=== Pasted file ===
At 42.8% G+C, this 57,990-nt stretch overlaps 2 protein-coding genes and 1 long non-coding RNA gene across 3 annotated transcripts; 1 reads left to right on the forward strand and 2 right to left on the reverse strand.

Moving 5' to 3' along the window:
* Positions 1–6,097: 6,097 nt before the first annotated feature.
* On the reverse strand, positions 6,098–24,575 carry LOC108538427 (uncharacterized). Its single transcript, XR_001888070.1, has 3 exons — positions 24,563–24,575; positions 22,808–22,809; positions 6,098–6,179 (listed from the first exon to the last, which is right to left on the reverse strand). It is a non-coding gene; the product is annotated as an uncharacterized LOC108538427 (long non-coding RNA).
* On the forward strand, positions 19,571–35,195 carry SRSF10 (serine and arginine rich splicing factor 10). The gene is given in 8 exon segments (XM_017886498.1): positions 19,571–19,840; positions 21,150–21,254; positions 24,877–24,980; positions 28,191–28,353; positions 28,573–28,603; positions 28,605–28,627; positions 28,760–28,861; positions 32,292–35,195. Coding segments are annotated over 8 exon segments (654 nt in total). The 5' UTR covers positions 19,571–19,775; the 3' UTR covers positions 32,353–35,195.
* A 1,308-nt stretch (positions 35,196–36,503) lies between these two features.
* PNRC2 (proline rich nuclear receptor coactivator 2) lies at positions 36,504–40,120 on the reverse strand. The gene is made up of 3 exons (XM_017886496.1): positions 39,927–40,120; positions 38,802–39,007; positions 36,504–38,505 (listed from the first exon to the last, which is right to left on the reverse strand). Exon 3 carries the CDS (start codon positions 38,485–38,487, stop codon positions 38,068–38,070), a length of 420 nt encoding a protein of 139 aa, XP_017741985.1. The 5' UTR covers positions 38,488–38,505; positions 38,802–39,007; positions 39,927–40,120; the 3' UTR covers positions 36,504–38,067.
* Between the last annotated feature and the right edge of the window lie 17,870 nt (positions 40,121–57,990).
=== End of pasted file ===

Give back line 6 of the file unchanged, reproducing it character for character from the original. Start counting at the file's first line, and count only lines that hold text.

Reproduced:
* A 1,308-nt stretch (positions 35,196–36,503) lies between these two features.